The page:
Do the Fish Return? A Qualitative Assessment of Anadromous Pacific Salmonids' Upstream Movement After Dam Removal

Abstract Basic assumptions about the ecological effects of dam removal remain untested hypotheses. In this work, I move to address this by assessing the effectiveness of dam removal as a tool to



Undamming Rivers: A Review of the Ecological Impacts of Dam Removal

  • A. Bednarek
  • Environmental Science
    Environmental management
  • 2001
Although monitoring and dam removal studies are limited, a continued examination of the possible ecological impacts is important for quantifying the resistance and resilience of aquatic ecosystems.

Short-Term Changes in Channel Form and Macroinvertebrate Communities Following Low-Head Dam Removal

D dam removal caused relatively small and transient geomorphic and ecological changes in downstream reaches, and apparently rapid channel development to an equilibrium form within the impoundment, associated with both dam removal and the subsequent June flood.

Changes in the Habitat and Fish Community of the Milwaukee River, Wisconsin, Following Removal of the Woolen Mills Dam

Abstract We evaluated the response of fish habitat, biotic integrity, and populations of smallmouth bass Micropterus dolomieu and common carp Cyprinus carpio to the 1988 removal of the low-head

Dam Removal: Challenges and Opportunities for Ecological Research and River Restoration

Restoration is defined broadly as an effort to compensate for the negative effects of human activities on ecological systems by facilitating the establishment of natural components and regenerative processes, although it is acknowledged that these efforts rarely eliminate all human impacts.

Impoundments and the Decline of Freshwater Mussels: a Case Study of an Extinction Gradient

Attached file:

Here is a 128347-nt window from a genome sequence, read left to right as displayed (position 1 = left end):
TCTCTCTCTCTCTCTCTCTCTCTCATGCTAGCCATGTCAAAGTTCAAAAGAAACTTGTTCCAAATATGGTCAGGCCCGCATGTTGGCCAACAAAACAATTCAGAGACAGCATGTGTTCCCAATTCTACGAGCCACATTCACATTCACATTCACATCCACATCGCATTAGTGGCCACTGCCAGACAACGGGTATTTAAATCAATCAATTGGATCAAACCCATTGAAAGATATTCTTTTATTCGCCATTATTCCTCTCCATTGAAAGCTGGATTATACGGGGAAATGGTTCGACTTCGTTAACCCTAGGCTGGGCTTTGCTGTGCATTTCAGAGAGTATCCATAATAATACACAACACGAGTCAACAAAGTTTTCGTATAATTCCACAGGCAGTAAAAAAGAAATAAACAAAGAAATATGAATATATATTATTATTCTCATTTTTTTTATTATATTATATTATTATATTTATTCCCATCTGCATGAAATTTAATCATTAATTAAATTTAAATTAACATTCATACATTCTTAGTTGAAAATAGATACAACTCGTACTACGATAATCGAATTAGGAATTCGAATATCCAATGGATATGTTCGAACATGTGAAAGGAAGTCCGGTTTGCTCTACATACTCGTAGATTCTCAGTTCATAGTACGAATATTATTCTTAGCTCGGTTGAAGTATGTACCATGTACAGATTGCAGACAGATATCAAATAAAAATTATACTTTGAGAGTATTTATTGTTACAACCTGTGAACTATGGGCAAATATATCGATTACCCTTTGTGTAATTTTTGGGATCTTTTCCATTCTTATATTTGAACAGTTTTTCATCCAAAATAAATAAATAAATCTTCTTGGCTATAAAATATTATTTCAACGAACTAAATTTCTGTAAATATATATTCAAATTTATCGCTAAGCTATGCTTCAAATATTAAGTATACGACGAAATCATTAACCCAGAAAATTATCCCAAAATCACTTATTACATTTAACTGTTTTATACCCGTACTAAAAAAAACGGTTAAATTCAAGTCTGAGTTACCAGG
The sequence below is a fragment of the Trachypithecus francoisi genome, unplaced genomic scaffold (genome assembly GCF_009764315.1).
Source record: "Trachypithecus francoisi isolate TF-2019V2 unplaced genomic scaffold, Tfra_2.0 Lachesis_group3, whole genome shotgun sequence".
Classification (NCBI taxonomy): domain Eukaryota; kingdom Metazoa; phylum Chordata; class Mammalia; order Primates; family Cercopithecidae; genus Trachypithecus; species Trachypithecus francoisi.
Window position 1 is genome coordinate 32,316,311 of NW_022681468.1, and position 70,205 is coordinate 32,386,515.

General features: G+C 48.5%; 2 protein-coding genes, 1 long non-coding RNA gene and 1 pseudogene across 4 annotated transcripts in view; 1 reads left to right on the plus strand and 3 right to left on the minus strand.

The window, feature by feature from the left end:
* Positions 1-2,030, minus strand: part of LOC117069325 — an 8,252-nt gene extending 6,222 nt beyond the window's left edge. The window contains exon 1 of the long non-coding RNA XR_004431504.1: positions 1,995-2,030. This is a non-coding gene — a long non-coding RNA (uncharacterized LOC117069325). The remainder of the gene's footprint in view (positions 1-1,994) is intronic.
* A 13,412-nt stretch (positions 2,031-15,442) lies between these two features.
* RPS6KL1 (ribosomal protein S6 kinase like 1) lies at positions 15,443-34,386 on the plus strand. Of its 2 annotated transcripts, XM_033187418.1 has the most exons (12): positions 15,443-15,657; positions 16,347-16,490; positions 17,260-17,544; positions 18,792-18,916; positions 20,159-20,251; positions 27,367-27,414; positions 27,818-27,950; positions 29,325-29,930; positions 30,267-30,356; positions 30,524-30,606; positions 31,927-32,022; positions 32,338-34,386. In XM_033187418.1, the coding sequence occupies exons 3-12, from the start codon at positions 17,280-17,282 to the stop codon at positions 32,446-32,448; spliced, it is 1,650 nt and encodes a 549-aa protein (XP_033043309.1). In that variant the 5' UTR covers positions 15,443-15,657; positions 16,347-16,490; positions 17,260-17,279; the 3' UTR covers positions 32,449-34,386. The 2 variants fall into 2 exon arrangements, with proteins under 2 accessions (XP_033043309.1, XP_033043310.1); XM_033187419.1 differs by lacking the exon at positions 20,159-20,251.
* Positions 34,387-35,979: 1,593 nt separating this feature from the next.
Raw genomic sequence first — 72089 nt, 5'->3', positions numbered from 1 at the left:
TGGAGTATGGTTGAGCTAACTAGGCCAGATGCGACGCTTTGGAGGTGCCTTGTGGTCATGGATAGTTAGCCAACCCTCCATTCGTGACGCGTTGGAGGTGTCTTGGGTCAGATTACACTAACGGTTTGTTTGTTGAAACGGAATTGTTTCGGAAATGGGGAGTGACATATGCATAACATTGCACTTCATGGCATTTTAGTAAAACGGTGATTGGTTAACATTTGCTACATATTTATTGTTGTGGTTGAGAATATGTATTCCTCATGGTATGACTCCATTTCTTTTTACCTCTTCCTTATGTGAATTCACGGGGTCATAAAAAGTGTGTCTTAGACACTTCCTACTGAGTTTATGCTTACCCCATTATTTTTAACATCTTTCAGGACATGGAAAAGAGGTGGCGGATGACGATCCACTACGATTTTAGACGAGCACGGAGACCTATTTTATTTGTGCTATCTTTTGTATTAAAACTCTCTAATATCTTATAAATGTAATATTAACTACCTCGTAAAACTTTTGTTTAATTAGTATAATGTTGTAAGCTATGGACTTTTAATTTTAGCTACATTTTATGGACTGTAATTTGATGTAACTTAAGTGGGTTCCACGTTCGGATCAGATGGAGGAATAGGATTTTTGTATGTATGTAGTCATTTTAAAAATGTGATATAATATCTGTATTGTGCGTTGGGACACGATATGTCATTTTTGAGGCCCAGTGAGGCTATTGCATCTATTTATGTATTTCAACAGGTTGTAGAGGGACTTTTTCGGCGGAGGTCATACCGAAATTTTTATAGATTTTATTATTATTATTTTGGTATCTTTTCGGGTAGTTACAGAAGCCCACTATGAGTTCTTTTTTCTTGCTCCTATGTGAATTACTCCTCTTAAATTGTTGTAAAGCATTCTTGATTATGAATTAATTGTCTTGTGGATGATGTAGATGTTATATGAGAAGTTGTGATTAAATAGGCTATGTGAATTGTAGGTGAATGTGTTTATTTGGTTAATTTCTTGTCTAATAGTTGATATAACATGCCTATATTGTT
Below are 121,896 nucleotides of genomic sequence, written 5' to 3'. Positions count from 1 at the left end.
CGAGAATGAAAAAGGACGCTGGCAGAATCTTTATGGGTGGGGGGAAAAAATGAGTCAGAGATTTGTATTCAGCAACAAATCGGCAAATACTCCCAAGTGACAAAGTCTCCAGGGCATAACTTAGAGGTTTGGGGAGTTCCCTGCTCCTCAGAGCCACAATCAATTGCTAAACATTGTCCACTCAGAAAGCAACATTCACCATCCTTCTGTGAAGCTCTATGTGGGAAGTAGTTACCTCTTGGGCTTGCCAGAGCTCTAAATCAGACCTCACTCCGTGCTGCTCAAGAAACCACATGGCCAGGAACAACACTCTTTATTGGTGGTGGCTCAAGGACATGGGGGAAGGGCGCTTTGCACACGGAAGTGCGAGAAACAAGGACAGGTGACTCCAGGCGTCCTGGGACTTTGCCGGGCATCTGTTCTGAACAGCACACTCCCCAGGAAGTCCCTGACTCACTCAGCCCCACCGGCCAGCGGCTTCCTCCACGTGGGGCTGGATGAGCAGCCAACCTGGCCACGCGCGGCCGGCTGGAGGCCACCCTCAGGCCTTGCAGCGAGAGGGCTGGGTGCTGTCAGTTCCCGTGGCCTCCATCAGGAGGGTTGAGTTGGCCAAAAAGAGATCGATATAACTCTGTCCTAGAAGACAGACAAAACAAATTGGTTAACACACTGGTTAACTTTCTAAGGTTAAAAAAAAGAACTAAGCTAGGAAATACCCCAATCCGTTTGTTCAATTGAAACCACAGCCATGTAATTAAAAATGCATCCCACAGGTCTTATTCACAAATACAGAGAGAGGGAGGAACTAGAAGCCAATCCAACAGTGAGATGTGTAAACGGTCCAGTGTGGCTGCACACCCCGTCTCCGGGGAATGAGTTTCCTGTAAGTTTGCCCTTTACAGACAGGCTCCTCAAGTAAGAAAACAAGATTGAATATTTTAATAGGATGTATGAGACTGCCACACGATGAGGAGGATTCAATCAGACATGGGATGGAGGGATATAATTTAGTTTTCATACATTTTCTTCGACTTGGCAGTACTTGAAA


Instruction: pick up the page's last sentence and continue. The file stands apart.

Abstract: One major factor leading to the imperilment of freshwater mussels ( Bivalvia, Unionidae) has been the large‐scale impoundment of rivers. We examined the distribution and abundance of

Exploring How Disturbance Is Transmitted Upstream: Going against the Flow

  • C. Pringle
  • Environmental Science
    Journal of the North American Benthological Society
  • 1997
Examples of how alterations to streams and rivers in their lower reaches can produce biophysical legacies in upstream reaches on levels from genes to ecosystems are considered.

Dams and downstream aquatic biodiversity: Potential food web consequences of hydrologic and geomorphic change

It is illustrated the ecological importance of alternating periods of low and high flow, of periodic bed scour, and of floodplain inundation and dewatering to regulate both the life cycles of river biota and species interactions in the food webs that sustain them.

Breaching of a Small Irrigation Dam in Oregon: A Case History

Abstract Dam removal or breaching (partial removal) is an increasingly common remedy for fish passage, habitat degradation, water quality, and other problems caused by dams in the United States. The

Effects of Dam Removal: An Approach to Sedimentation.

Abstract : In recent years hydraulic structures such as dams have been removed due to deterioration, increased maintenance cost or obsolescence. Investigation of the hydraulic, hydrologic, and

Environmental considerations for assessing dam removal alternatives for river restoration

Dam removal has received increasing attention over the last several years as a viable alternative to rehabilitation of unsafe dams and as an alternative for consideration as many hydroelectric dams